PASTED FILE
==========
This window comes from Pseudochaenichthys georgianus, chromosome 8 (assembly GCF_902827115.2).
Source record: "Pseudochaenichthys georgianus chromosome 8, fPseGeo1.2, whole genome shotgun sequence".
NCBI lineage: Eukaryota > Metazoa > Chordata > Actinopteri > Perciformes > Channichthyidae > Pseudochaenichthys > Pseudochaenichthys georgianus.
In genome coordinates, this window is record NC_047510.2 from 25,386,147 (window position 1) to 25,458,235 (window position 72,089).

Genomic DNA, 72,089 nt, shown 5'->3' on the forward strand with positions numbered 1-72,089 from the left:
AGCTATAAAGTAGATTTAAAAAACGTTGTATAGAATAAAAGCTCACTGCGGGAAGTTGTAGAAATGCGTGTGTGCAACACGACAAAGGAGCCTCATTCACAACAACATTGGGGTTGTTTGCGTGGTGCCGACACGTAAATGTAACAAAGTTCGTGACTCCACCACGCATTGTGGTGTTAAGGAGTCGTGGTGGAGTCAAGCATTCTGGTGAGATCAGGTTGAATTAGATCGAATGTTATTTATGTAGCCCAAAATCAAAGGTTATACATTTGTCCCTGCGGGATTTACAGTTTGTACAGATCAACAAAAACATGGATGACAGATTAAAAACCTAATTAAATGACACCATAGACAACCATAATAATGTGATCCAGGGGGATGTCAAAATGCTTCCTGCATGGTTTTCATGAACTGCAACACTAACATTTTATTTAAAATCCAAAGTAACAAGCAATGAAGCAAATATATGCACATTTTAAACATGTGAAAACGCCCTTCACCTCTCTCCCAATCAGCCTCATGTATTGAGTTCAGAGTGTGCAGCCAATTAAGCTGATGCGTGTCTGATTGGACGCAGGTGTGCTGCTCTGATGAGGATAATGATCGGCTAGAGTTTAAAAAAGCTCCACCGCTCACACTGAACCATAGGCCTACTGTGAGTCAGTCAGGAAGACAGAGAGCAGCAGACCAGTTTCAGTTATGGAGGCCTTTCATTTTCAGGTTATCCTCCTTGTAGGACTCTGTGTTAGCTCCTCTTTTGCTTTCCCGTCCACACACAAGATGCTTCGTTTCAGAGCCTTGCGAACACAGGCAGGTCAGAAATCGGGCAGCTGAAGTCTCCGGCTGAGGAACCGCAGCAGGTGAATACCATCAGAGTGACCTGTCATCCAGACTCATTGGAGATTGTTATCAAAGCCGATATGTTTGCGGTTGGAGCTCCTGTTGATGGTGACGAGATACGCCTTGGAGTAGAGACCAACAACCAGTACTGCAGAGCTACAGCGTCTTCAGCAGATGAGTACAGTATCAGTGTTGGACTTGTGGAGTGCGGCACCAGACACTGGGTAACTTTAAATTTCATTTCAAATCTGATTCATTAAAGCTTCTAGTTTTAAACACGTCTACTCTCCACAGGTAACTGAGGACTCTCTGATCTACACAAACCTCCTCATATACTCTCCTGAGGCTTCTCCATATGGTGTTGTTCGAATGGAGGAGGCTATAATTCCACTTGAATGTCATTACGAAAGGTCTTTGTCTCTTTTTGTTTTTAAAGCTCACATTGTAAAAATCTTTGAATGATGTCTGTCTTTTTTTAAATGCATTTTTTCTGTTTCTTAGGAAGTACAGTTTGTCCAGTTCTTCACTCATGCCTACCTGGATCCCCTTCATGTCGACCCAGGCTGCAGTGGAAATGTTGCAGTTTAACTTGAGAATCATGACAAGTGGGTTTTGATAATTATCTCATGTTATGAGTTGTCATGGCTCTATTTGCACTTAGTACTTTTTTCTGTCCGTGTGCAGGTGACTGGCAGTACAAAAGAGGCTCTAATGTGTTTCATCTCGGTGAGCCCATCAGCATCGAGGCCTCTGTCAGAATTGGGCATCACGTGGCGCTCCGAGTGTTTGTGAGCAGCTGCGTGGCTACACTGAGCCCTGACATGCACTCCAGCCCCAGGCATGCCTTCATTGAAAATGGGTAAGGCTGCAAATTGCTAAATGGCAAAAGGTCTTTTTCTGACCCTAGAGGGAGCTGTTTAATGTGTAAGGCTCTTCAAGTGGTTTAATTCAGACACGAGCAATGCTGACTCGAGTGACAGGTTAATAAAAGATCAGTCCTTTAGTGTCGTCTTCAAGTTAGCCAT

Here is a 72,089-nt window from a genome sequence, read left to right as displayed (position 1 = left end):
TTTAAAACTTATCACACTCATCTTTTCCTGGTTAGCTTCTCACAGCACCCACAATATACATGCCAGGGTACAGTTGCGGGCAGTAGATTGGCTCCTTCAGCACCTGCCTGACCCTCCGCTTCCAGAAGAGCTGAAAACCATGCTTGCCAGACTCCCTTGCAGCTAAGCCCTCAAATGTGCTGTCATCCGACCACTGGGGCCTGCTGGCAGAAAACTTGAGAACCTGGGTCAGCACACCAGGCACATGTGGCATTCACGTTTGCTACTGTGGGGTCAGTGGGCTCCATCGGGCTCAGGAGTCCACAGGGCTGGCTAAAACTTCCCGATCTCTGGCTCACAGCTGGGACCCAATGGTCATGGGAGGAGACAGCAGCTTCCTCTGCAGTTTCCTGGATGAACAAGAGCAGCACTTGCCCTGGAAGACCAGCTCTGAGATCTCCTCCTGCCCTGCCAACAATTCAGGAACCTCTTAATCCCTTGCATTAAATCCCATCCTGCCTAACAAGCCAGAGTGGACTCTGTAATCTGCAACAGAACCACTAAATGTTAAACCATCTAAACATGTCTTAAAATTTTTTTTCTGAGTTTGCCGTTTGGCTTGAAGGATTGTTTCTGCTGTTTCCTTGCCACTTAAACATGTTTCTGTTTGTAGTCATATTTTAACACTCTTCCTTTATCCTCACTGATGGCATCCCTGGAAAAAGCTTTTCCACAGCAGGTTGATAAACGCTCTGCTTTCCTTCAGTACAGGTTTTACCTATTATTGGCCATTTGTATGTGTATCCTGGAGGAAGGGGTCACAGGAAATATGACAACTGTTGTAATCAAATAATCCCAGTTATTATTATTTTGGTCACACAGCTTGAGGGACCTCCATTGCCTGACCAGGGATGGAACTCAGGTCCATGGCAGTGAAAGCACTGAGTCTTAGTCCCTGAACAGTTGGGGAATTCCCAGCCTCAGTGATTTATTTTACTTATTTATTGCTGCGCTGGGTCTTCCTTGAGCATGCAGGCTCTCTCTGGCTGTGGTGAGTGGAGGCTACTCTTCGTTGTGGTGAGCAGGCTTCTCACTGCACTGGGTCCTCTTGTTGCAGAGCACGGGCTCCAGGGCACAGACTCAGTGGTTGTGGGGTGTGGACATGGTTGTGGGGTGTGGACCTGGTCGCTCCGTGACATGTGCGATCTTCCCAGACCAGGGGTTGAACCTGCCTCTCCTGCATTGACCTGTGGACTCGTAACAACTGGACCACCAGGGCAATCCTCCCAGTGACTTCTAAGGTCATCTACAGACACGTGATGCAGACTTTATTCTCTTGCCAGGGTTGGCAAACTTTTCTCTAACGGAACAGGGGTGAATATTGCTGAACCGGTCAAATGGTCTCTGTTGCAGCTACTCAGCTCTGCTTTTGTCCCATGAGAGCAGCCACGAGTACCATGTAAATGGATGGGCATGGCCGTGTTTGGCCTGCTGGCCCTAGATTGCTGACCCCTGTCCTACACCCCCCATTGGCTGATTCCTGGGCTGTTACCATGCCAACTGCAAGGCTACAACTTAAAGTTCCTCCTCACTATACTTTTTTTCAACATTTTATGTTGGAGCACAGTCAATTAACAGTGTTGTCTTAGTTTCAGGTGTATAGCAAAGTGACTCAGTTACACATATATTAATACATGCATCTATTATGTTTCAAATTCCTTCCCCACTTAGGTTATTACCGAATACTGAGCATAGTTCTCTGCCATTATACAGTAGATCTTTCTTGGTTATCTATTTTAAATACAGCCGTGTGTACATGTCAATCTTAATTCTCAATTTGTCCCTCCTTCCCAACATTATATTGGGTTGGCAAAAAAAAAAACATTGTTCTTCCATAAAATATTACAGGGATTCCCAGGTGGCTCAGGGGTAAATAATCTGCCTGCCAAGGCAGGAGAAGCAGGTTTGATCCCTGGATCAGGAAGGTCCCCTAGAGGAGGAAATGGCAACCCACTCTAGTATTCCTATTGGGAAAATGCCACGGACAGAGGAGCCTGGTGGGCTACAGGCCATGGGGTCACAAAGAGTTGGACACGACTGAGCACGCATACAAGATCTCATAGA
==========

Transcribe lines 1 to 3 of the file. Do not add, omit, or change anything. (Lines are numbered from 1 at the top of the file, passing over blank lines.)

This window comes from Pseudochaenichthys georgianus, chromosome 8 (assembly GCF_902827115.2).
Source record: "Pseudochaenichthys georgianus chromosome 8, fPseGeo1.2, whole genome shotgun sequence".
NCBI lineage: Eukaryota > Metazoa > Chordata > Actinopteri > Perciformes > Channichthyidae > Pseudochaenichthys > Pseudochaenichthys georgianus.